I've been fortunate enough to have teachers who've encouraged me to embrace my creative side. That being said, I think the curriculum my instructors and many other instructors are asked to teach can be counterproductive toward creativity. I know that school funding these days is based on how well students do on tests, but standardized tests won't yield the next Picasso, Shakespeare or Kubrick. We need to recognize the creative spark in our students and we need to do our best to avoid discouraging their particular genius. Here are some things to avoid that tend to extinguish creative.
1. Focus on the Rules
There are thousands of grammatical and structural rules about what you can and cannot do in art. One school of thought is to teach someone all the rules so they can know how to break them. I agree with that to a point, but if you focus on rules for five to 10 years, do you really think you're going to end up with someone excited about their creative craft? More than likely, you'll have someone who is too focused on trying not to get things wrong to explore the art form.
If you have to teach rules, alternate between creative tasks and the "nuts and bolts" of art. When you teach art you're competing for attention with all the fun stuff students can do. Keep things entertaining or you'll lose your budding writers, painters and actors.
2. Make All Your Students Do The Same Work
If all your assignments focus only on word count, margins and font, you may be missing out on a chance to see how creative your students can become. Making the projects you assign more open-ended can result in some trainwrecks*, but they can also lead to some stunning demonstrations of creativity.
*There's nothing wrong with failure. We should encourage failure as a potential means to creativity.
One of my favorite open-ended assignments was a final paper for a theatre history course in college. When my instructor gave us a handout for the assignment, I was astounded to see over a dozen options. We could write a standard paper, which is what many students did, or we could go off in a completely different direction. With the professor's approval, we could do more or less anything we wanted as our final. I chose to write a play based on the works of Russian playwright Anton Chekhov. The play was kind of bad (Greg was kind to give me an A-), but later drafts led to a reading, a production at school and later a performance in Chicago. By giving us an open-ended assignment that didn't worry about the rules, I was able to create a creative endeavor that took on a life of its own.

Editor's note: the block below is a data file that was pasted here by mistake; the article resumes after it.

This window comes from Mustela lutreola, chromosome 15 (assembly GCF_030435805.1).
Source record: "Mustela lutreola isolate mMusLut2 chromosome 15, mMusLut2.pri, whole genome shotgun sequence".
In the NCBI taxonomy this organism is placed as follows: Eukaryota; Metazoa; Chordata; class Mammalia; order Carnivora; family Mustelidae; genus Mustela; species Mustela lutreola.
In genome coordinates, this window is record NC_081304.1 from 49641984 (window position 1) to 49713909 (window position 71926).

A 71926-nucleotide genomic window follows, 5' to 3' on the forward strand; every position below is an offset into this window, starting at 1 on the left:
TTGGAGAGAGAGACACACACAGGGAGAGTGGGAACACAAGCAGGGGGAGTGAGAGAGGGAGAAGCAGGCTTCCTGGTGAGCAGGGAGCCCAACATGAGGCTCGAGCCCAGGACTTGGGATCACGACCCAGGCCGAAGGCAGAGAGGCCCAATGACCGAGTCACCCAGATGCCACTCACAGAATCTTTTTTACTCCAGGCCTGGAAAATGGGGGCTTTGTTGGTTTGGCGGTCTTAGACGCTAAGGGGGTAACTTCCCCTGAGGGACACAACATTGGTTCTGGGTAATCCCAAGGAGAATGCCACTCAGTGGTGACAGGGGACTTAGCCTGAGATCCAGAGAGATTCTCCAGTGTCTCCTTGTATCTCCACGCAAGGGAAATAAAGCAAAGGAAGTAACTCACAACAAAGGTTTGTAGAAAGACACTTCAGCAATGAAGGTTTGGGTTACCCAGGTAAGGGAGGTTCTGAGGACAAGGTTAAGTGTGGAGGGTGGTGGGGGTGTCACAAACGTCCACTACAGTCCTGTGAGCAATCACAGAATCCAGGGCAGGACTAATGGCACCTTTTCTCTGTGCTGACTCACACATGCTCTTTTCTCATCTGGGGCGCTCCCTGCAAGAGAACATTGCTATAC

Give your students the ability to create their own assignments some of the time. Who knows what kind of creative projects you'll receive in return?
3. Assume Poor Grades Are Because of Stupidity
My parents are both former teachers. Many of my friends are teachers. I realize that attempting to engage students can be a near impossibility most of the time. Many students would probably rather text in a garbled tongue to their friends than write complete sentences for a teacher.
Every so often, however, there may come a student who has the chance of achieving something greater. We've all heard the tales of creative geniuses who were terrible in school. Their teachers likely thought these students simply didn't have the capacity to learn and would never amount to anything. The instructors were wrong because they didn't see the kind of intelligence these students had.
Don't look at grades alone to determine student potential. Check in with the student to see if there's a disconnect between what you're asking him to do and what he wants to do with the subject matter. You may be surprised that a restructuring of assignments or teaching methods could reveal something extraordinary. It's worth a shot to leave no creative stone unturned.
I did well in school, but there were a lot of things I needed to learn when I became a creative person. I had to come up with methods for encouraging myself to work on my own projects without a teacher or an impending deadline breathing down my neck. I wish that I'd learned to be more independent when I was a student. Perhaps the opposite of the three ideas above would've helped me to become creative more quickly.
Bryan Cohen is the author of more than 30 books, many of which focus on creative writing and blasting through that pesky writer's block. His books have sold more than 20,000 copies. You can find him on Google+ and Facebook.